Instead, the current Project Oasis modifications only add a small retractable shelf that could be folded out from the tray table to prop up your device. In addition to being far below eye level, this location meant that you weren’t able to continue watching entertainment on your device when a meal is served or if you’re trying to work on a laptop while watching entertainment.
The new modifications will add a personal device holder on the seat back — similar to what you’ll find on the A321neo. AA is also adding a USB outlet to the Project Oasis 737 seat back to help passengers keep their personal device charged. The A321 Project Oasis modifications already include these items, so no changes are needed.
AA is also adding a drink tray to the back of center armrest to give first class passengers more options for storing their drinks. I suspect that this will be similar to what AA currently has in first class on its Boeing 737-800 aircraft.
Last, but certainly not least, American Airlines is fixing the storage space under the first-class seats. Many AA passengers have griped about how the seating supports and seat height make this space too small to store many bags.
What’s Not Changing?
While these improvements are appreciated, unfortunately they’re going to be made in the first-class cabin. Economy passengers won’t see any improvements from the new modifications to Project Oasis.
That means other Project Oasis complaints aren’t being addressed. The economy bathrooms will still measure just 24 inches wide, and AA will still lack in-flight entertainment screens — even in first class.
Timeline for Project Oasis
The quest for densification hasn’t been smooth for the American Airlines. Effectively the first Project Oasis aircraft took its first flight in November 2017. That’s when AA’s first Boeing 737 MAX took flight with 172 seats in the configuration that the 737-800 would then be adapted to match.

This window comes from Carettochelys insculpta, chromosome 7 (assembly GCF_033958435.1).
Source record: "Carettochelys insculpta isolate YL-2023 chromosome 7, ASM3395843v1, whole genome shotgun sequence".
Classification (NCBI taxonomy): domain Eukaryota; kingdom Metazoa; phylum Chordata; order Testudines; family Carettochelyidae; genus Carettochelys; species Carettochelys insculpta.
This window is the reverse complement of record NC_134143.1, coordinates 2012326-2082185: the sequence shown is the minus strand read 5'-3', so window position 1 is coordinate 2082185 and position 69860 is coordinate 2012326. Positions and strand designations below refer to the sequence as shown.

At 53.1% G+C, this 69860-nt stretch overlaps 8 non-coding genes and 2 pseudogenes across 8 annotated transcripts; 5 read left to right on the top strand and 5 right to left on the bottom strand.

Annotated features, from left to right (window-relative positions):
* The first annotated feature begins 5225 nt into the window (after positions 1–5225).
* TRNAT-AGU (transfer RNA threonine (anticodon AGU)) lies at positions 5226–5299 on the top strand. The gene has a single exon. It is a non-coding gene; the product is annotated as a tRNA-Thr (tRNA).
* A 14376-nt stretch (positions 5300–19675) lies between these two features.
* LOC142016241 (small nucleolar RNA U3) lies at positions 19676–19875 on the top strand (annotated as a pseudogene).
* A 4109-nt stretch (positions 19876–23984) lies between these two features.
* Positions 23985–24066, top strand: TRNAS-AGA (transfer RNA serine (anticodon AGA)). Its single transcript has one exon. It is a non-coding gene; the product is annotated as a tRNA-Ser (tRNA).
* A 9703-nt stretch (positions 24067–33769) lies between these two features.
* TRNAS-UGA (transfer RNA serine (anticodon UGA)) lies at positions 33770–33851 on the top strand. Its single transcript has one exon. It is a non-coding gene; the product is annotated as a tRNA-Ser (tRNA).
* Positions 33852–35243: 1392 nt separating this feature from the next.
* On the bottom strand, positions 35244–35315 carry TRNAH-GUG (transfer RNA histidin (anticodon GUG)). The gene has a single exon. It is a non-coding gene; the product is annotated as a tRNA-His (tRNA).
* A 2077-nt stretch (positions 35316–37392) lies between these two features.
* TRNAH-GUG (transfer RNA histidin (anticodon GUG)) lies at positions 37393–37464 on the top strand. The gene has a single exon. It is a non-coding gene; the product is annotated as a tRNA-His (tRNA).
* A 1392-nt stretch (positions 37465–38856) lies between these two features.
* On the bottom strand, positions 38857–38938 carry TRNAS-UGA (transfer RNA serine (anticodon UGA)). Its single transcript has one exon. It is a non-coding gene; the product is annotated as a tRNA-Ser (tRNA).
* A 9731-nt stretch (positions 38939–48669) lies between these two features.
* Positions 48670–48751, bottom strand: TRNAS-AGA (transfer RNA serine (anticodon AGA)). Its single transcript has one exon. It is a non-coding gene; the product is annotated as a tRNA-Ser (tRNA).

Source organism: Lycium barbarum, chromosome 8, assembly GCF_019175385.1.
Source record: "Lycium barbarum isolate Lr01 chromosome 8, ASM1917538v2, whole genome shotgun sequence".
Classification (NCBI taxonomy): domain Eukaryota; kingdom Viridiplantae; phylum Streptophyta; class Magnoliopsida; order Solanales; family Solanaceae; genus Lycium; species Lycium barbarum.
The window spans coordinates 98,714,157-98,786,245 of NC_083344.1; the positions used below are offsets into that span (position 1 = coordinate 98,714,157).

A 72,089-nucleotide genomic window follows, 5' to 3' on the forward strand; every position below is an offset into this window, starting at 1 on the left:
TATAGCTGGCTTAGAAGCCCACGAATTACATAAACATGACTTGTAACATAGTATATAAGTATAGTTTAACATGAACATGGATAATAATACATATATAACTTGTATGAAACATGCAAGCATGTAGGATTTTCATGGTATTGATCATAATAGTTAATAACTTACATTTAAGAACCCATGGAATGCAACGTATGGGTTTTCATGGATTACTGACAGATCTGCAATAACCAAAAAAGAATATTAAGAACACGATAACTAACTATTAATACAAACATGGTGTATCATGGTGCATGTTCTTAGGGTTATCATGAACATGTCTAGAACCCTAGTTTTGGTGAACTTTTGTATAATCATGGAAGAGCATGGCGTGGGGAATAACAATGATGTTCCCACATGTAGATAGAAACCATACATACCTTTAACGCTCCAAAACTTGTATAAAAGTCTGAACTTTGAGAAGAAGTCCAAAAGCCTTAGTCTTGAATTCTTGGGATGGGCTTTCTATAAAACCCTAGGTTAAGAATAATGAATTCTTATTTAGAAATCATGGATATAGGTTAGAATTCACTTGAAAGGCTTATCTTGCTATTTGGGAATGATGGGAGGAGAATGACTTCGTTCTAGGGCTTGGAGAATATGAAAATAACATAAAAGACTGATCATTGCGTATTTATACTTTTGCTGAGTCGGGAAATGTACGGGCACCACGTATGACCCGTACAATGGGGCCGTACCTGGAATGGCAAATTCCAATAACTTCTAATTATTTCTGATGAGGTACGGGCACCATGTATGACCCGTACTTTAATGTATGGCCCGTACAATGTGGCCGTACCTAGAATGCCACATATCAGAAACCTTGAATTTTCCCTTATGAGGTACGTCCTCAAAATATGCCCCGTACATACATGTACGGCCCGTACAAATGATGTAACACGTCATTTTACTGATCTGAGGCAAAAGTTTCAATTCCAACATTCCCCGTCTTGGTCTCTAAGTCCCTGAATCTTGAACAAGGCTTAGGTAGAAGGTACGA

In May 2018, the first Project Oasis-retrofit Boeing 737-800 entered service and the airline started churning through modifications on dozens of 737 aircraft. Then in March 2019, AA discovered problems with the retrofit work done on two of its Project Oasis aircraft and grounded 14 retrofit aircraft for inspection and repairs. Days later, AA’s 737 MAX fleet was grounded in the wake of the Ethiopian Airlines crash.
In May 2019, the first Project Oasis-retrofit Airbus A321-200 entered service. This aircraft (registration N161UW) would end up being the only A321 retrofit before AA suspended all Project Oasis retrofits later that month.
An American Airlines spokesperson now tells TPG that the “737s and A321s will restart modifications next month,” a development that comes after AA has endured a rough summer of cancellations due to the 737 MAX grounding and ongoing disputes with mechanics.
The resumption in retrofits will first start with the current Project Oasis modification — the same one that first-class passengers have raised issues with.
It’s not until spring 2020 that American Airlines will begin retrofitting aircraft with the new Project Oasis modifications. All 71 Boeing 737-800 that have been retrofit with the original version of Project Oasis will go back into the shop for yet another retrofit. In additional, all aircraft that are modified between September and the spring 2020 switch will have to be re-retrofit.
Additional reporting by Carissa Rawson
Featured photo by JT Genter / TPG